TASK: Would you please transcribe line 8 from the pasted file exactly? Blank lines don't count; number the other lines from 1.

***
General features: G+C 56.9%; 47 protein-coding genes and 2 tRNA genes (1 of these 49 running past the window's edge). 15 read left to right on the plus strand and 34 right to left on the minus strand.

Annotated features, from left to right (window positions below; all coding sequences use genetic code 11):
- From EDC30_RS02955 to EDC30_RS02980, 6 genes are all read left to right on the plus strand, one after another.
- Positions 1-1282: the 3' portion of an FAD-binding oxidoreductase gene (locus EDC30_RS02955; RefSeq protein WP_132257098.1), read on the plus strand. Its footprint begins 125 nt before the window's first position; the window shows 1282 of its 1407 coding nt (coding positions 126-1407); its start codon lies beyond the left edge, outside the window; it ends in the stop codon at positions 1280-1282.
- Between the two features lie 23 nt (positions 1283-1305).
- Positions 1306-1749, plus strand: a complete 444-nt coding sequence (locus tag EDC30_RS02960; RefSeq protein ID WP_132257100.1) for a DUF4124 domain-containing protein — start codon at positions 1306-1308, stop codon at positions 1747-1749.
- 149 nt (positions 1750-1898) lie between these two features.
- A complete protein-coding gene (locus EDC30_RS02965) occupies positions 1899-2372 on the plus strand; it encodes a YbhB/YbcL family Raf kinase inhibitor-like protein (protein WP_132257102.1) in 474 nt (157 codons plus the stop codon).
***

- A complete protein-coding gene (locus EDC30_RS02965) occupies positions 1899-2372 on the plus strand; it encodes a YbhB/YbcL family Raf kinase inhibitor-like protein (protein WP_132257102.1) in 474 nt (157 codons plus the stop codon).